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These days everyone has something to
say (or declaim!) about the U.S.-Mexico border. Whether it's immigration, resource management, educational policy, or drugs, the borderlands are either the epicenter or the emblem of a current crisis
facing the nation. At a time when the region has been co-opted for every possible rhetorical use, what endures is a resilient and vibrant local culture that resists easy characterization. For an
honest picture of life on the border, what remains is to listen to voices that are too often drowned out: the people who actually live and work there, who make their homes and livings amid a
confluence of cultures and loyalties. For many of these people, the border is less a hyphenated place than a meeting place, a merging. This aspect of the border is epitomized in the names of two
cities that straddle the line: Calexico and Mexicali.
Set against abstractions like
a goal more elusive even than democracy, such
true lives of the borderlands
are easy to overlook. Thanks to Laufer, his impeccable standards and his sharp eye for the story beneath the story, they need not be overlooked anymore.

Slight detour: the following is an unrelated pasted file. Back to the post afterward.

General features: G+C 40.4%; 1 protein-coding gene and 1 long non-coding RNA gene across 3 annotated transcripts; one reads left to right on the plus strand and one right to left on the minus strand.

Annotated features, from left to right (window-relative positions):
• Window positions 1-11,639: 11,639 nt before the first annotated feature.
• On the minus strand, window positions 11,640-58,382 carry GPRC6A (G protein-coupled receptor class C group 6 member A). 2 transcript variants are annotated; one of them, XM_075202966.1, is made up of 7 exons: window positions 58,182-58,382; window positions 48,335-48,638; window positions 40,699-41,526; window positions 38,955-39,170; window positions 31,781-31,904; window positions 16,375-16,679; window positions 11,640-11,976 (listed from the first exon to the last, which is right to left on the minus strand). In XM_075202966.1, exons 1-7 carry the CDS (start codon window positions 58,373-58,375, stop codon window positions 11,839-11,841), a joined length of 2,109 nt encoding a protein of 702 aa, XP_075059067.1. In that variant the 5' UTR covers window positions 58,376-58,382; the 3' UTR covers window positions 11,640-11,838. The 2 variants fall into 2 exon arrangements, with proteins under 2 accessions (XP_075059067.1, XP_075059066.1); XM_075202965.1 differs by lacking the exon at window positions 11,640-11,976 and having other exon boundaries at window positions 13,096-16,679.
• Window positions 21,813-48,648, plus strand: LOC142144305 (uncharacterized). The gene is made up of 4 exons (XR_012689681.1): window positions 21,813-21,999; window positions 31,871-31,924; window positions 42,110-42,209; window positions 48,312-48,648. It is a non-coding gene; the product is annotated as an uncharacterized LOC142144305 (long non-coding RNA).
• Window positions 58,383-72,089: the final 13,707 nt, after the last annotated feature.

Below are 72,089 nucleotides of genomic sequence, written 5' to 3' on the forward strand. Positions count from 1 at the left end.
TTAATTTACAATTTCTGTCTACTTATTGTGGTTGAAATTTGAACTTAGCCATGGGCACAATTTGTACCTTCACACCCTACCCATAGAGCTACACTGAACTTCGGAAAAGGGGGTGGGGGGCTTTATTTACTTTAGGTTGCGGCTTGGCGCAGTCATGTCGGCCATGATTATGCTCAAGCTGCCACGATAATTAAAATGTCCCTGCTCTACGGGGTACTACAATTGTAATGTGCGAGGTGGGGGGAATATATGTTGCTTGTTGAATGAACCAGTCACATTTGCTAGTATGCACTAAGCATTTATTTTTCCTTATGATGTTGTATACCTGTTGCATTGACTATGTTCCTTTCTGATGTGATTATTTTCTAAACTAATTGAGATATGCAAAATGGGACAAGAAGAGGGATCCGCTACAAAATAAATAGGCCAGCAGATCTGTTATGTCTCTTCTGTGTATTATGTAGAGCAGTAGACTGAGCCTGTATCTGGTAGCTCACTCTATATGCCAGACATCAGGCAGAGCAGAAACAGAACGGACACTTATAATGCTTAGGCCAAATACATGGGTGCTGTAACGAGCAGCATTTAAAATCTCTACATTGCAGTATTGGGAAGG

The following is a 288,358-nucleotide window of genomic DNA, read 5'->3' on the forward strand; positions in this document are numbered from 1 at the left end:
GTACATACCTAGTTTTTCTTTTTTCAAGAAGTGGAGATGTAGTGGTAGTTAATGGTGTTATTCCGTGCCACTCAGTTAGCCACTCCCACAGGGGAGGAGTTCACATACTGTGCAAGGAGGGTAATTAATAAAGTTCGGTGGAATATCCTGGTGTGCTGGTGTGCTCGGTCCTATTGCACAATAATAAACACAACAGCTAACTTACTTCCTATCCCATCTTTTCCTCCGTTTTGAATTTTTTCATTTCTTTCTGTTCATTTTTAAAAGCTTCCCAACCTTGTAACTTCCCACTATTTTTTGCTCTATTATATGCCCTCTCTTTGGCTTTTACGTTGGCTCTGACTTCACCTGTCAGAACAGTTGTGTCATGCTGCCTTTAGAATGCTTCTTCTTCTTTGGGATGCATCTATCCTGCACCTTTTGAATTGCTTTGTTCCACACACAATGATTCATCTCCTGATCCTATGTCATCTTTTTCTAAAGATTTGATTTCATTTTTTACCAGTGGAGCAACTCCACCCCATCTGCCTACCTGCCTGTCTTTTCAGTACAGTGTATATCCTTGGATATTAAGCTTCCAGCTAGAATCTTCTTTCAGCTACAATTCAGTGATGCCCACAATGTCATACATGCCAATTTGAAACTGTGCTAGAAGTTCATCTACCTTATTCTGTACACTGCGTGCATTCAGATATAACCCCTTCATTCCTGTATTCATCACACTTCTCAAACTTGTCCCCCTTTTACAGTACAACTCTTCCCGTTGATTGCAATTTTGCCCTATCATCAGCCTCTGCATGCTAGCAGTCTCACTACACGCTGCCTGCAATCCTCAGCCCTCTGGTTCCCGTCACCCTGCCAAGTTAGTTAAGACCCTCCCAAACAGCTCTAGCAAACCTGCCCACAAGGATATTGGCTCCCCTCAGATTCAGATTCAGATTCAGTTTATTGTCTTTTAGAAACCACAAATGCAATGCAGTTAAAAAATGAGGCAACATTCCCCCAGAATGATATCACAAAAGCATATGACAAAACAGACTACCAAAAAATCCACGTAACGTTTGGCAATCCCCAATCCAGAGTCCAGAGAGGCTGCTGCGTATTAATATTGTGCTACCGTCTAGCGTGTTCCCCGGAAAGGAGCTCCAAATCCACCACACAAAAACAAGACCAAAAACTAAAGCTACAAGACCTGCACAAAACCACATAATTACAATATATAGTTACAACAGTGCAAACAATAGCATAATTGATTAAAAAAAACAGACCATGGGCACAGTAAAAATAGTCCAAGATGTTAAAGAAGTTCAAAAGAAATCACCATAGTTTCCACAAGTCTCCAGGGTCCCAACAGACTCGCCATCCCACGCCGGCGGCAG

A "sleepy crossroads that exists at a global flashpoint," Calexico serves as the reference point for veteran journalist Peter Laufer's
chronicle of day-to-day life on the border. This wide-ranging, interview-driven book finds Laufer and travel companion/photographer on a weeklong road trip through the Imperial Valley and other border
locales, engaging in earnest and revealing conversations with the people they meet along the way. Laufer talks to secretaries and politicians, restaurateurs and salsa dancers, poets and real estate
agents about the issues that matter to them the most.
What draws them to border towns? How do they feel about border security and the fences that may someday run through their backyards? Is
"English-only" a realistic policy? Why have some towns flourished and others declined? What does it mean to be Mexican or American in such a place? Waitress Bonnie Peterson banters with customers in
Spanish and English. Mayor Lewis Pacheco laments the role that globalization has played in his city's labor market. Some of their anecdotes are humorous, others grim. Moreover, not everyone agrees.
But this very diversity is part of the fabric of the borderlands, and these stories demand to be heard.